Harmful traditional practices violating women’s rights, including honour killings, child marriage and giving away girls to settle disputes, are pervasive in Afghanistan, says a United Nations report released today that calls on the Government to implement a new law aimed at ending the scourge. Based on research and interviews in nearly all 34 provinces with women, men, Government authorities, religious leaders and community groups, the human rights unit of the UN Assistance Mission in Afghanistan (UNAMA) found that the practices occur among all ethnic groups, in rural and urban areas, and that the most harmful among them violate not only Afghan law but also Islamic Sharia law.
Zarghoona* has completed her three-month sentence at a prison in Kandahar Province, southern Afghanistan, but she is not allowed home because no male relative has shown up to guarantee that she will not run away from home again. “All my family has abandoned me. I am dead for them but they [prison authorities] say they will only release me to a man from my family,” the woman told IRIN in a phone interview facilitated by an official who preferred anonymity.
Open letter to President of Afghanistan: H.E. President of Afghanistan, The last decade in the history of our country, despite all the shortcomings, was full of hope for the women of Afghanistan. In the first few years of the decade, we witnessed positive developments toward freedom of women from yokes of captivity, fanaticism and fundamentalism. These hopes opened a new page in history for women and we may dare say that the newly founded democratic government of Afghanistan became a bastion of ideals of gender equality and justice for women who were tired of the rule of fanaticism and misogynism. Those developments revived the lost dignity of Afghanistan at the international level. Alas, those hopes and achievements have been subjected to disruption and regression in recent years leading to human catastrophes such as assassinations, stoning and gender discrimination.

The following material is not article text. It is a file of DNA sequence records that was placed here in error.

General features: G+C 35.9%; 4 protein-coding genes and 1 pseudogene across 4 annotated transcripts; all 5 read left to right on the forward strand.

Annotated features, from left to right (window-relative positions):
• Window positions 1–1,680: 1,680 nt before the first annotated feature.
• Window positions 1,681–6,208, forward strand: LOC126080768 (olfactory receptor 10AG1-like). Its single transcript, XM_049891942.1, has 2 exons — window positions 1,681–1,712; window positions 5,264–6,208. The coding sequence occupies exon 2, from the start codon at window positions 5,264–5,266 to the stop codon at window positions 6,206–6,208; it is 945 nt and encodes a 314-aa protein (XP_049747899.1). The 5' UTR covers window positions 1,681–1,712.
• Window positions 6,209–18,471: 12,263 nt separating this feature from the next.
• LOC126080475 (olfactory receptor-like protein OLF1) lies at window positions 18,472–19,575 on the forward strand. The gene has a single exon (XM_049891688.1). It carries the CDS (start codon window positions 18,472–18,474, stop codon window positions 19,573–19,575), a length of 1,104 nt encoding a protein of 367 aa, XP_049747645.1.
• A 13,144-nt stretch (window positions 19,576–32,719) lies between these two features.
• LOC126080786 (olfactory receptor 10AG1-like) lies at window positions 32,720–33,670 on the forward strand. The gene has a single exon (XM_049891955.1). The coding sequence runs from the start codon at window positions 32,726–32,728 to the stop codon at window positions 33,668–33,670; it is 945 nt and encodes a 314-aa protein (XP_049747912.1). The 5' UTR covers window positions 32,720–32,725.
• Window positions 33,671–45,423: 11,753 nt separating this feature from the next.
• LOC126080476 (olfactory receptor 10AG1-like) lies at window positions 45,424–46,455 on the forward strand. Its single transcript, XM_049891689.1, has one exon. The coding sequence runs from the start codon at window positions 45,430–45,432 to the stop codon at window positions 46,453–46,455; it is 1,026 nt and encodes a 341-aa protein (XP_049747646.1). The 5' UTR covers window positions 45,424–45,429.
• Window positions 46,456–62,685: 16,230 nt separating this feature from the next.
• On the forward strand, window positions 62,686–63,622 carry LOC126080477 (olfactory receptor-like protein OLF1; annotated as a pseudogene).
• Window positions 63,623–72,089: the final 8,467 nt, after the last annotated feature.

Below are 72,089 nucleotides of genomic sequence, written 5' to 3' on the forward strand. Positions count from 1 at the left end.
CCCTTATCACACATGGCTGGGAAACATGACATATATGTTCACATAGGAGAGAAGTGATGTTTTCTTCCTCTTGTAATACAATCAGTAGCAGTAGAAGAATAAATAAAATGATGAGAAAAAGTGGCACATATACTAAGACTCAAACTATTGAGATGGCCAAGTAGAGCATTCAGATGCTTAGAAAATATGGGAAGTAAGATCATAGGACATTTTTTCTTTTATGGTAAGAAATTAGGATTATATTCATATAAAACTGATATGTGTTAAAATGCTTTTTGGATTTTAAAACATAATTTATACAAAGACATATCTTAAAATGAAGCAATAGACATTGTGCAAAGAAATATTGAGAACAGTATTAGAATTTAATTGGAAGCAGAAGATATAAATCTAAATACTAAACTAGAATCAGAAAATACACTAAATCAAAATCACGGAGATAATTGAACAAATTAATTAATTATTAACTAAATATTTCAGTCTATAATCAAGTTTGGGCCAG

La Campagne mondiale «Arrêtons de tuer et de lapider les femmes» et le Réseau international de solidarité Femmes sous lois musulmanes (WLUML) condamnent les punitions violentes, commises récemment par les Talibans en Afghanistan. Dimanche dernier, les Talibans ont exécuté par lapidation un couple dans la vingtaine, dans un village contrôlé par leurs forces à Kunduz, dans le nord de l’Afghanistan. Ce couple s’était enfui au Pakistan pour se marier, même si l’on avait raconté qu'’ils avaient été fiancés à d’autres personnes. Peu de temps après, ils retournaient ensemble dans leur village de Mullah Qulli, dans la région de Archi au Kunduz. Certains rapports indiquent que leurs familles avaient accepté de les marier, tandis que d’autres affirment que le jirga avait décidé de leur pardonner, si l’homme s’acquittait d’une compensation. Les Talibans les arrêtèrent tous les deux pour crime d’adultère et les lapidèrent, dans un bazar de la quartier de Dasht-e Archi. Ce crime a été confirmé par le gouverneur de Kunduz, Mohammad Omar.
The Global Campaign to Stop Killing and Stoning Women and the Women Living Under Muslim Laws (WLUML) International Solidarity Network condemn the recent incidents of violent punishments by the Taliban in Afghanistan.